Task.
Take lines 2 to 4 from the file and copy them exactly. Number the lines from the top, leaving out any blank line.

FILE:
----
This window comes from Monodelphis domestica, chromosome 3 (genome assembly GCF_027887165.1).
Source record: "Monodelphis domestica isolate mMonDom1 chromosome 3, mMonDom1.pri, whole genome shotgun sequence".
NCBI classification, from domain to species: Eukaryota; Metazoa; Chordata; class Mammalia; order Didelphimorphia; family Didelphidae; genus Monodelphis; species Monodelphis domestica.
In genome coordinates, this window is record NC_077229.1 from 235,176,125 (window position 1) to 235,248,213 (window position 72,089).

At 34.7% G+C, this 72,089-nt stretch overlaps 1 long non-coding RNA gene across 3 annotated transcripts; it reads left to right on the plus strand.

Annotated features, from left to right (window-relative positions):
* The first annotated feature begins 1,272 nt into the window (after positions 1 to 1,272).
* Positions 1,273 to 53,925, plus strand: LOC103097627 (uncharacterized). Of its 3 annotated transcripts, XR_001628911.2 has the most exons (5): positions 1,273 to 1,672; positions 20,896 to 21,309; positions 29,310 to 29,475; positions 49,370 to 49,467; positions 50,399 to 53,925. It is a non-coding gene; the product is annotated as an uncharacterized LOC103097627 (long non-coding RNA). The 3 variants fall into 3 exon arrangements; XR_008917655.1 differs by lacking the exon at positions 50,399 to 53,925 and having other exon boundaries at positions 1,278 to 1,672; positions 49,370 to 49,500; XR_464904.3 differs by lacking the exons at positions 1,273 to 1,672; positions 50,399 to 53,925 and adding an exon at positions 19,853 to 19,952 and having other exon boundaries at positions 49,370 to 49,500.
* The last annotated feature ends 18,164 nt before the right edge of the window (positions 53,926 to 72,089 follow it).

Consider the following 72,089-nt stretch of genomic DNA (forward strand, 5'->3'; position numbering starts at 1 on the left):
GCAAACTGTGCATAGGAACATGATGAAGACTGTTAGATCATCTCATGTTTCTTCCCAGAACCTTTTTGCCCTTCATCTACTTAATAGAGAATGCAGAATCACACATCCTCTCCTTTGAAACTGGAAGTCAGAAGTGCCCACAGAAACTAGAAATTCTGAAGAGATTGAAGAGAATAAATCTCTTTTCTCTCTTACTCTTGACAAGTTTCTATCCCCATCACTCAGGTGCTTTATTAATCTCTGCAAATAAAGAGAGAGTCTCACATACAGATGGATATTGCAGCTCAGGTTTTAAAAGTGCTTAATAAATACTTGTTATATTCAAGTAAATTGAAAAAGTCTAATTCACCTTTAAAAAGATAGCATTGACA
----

Source record: "Monodelphis domestica isolate mMonDom1 chromosome 3, mMonDom1.pri, whole genome shotgun sequence".
NCBI classification, from domain to species: Eukaryota; Metazoa; Chordata; class Mammalia; order Didelphimorphia; family Didelphidae; genus Monodelphis; species Monodelphis domestica.
In genome coordinates, this window is record NC_077229.1 from 235,176,125 (window position 1) to 235,248,213 (window position 72,089).